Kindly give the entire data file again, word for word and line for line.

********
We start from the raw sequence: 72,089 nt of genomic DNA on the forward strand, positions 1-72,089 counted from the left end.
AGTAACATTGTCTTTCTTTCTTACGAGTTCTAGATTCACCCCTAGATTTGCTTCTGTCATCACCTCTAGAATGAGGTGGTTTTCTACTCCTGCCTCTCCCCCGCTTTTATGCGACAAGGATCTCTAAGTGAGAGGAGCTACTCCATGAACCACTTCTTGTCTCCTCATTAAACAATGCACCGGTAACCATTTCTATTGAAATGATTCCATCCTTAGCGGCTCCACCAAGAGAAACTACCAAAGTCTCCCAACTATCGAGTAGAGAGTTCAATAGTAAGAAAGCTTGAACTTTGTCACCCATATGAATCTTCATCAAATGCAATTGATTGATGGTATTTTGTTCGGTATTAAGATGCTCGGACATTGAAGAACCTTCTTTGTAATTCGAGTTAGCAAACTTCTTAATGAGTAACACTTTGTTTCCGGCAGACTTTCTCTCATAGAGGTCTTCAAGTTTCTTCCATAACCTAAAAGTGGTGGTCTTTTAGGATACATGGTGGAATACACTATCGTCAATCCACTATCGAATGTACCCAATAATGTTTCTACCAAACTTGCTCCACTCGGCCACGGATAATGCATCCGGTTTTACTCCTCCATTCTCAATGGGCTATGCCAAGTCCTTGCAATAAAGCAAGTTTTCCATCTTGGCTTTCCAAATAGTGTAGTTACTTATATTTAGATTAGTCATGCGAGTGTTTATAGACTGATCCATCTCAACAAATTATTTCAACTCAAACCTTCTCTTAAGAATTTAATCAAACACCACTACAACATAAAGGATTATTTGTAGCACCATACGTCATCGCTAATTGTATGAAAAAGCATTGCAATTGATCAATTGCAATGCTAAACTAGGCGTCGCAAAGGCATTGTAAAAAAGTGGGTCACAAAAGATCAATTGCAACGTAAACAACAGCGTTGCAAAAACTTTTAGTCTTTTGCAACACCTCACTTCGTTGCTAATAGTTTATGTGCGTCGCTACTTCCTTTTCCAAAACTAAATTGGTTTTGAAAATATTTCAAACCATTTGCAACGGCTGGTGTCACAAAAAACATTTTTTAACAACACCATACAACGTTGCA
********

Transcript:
We start from the raw sequence: 72,089 nt of genomic DNA on the forward strand, positions 1-72,089 counted from the left end.
AGTAACATTGTCTTTCTTTCTTACGAGTTCTAGATTCACCCCTAGATTTGCTTCTGTCATCACCTCTAGAATGAGGTGGTTTTCTACTCCTGCCTCTCCCCCGCTTTTATGCGACAAGGATCTCTAAGTGAGAGGAGCTACTCCATGAACCACTTCTTGTCTCCTCATTAAACAATGCACCGGTAACCATTTCTATTGAAATGATTCCATCCTTAGCGGCTCCACCAAGAGAAACTACCAAAGTCTCCCAACTATCGAGTAGAGAGTTCAATAGTAAGAAAGCTTGAACTTTGTCACCCATATGAATCTTCATCAAATGCAATTGATTGATGGTATTTTGTTCGGTATTAAGATGCTCGGACATTGAAGAACCTTCTTTGTAATTCGAGTTAGCAAACTTCTTAATGAGTAACACTTTGTTTCCGGCAGACTTTCTCTCATAGAGGTCTTCAAGTTTCTTCCATAACCTAAAAGTGGTGGTCTTTTAGGATACATGGTGGAATACACTATCGTCAATCCACTATCGAATGTACCCAATAATGTTTCTACCAAACTTGCTCCACTCGGCCACGGATAATGCATCCGGTTTTACTCCTCCATTCTCAATGGGCTATGCCAAGTCCTTGCAATAAAGCAAGTTTTCCATCTTGGCTTTCCAAATAGTGTAGTTACTTATATTTAGATTAGTCATGCGAGTGTTTATAGACTGATCCATCTCAACAAATTATTTCAACTCAAACCTTCTCTTAAGAATTTAATCAAACACCACTACAACATAAAGGATTATTTGTAGCACCATACGTCATCGCTAATTGTATGAAAAAGCATTGCAATTGATCAATTGCAATGCTAAACTAGGCGTCGCAAAGGCATTGTAAAAAAGTGGGTCACAAAAGATCAATTGCAACGTAAACAACAGCGTTGCAAAAACTTTTAGTCTTTTGCAACACCTCACTTCGTTGCTAATAGTTTATGTGCGTCGCTACTTCCTTTTCCAAAACTAAATTGGTTTTGAAAATATTTCAAACCATTTGCAACGGCTGGTGTCACAAAAAACATTTTTTAACAACACCATACAACGTTGCA